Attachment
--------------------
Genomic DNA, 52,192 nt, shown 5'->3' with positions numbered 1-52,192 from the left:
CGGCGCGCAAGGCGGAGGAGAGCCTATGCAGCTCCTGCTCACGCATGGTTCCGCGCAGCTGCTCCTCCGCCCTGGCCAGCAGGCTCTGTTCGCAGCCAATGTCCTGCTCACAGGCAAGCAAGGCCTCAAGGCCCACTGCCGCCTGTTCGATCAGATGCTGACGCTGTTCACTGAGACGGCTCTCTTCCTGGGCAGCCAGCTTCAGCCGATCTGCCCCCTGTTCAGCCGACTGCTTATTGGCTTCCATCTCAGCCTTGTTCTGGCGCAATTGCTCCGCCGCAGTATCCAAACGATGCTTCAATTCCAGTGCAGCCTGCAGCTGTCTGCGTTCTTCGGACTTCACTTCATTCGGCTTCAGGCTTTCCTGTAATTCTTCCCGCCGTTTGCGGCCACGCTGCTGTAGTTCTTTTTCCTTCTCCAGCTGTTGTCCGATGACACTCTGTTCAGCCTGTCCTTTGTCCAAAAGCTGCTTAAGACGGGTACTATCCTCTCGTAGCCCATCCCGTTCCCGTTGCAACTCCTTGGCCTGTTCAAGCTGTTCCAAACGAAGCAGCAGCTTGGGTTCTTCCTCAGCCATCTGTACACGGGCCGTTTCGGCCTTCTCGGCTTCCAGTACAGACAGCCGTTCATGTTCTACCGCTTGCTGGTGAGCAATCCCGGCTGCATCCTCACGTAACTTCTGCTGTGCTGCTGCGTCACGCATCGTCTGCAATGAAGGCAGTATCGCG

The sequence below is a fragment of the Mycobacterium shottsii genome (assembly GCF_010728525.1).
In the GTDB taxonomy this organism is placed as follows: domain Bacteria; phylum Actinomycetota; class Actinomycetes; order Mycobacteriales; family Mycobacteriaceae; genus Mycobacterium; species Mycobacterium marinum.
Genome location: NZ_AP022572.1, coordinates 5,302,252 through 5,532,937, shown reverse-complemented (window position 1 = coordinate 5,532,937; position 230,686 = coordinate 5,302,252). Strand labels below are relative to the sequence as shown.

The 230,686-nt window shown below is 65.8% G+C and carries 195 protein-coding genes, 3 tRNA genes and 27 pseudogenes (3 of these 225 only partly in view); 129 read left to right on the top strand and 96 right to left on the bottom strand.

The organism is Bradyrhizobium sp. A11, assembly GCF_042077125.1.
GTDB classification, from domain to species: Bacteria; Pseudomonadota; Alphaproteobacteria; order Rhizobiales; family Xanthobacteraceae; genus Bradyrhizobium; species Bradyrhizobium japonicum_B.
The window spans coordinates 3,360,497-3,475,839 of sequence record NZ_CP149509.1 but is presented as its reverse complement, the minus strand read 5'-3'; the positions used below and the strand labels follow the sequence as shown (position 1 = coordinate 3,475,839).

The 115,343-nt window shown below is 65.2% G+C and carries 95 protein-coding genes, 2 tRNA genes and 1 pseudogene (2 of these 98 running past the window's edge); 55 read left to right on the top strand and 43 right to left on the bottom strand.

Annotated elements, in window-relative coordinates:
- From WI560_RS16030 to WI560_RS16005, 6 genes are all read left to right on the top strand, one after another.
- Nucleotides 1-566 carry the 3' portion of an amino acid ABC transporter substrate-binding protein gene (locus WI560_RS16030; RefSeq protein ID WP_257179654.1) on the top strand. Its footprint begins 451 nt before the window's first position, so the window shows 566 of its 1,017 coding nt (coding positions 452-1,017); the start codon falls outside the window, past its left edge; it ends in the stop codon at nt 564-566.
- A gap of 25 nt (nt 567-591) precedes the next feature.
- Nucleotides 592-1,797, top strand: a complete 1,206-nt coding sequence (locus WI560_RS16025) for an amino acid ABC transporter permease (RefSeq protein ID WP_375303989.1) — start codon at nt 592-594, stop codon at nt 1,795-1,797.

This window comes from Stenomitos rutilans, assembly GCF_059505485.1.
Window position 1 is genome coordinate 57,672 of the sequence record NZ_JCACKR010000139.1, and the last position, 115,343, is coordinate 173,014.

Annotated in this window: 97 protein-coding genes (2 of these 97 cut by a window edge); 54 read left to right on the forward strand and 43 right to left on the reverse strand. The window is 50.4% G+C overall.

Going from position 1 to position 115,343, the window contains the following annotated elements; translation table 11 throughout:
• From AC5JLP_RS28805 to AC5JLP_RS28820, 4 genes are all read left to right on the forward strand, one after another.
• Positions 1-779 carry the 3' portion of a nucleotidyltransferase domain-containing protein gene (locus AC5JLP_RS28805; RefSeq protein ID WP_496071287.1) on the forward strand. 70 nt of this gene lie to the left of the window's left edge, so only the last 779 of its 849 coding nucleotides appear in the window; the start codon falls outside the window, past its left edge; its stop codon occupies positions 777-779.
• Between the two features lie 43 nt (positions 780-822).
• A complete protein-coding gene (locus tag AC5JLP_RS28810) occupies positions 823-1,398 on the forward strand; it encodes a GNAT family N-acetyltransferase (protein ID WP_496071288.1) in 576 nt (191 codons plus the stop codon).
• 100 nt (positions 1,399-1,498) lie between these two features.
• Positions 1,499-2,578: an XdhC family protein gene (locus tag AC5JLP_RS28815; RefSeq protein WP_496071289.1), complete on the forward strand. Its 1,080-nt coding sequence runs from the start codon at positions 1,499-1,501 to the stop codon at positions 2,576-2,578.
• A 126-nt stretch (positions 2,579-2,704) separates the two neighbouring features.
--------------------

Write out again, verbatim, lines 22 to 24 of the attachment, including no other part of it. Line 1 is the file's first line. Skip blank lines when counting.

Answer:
• Between the two features lie 43 nt (positions 780-822).
• A complete protein-coding gene (locus tag AC5JLP_RS28810) occupies positions 823-1,398 on the forward strand; it encodes a GNAT family N-acetyltransferase (protein ID WP_496071288.1) in 576 nt (191 codons plus the stop codon).
• 100 nt (positions 1,399-1,498) lie between these two features.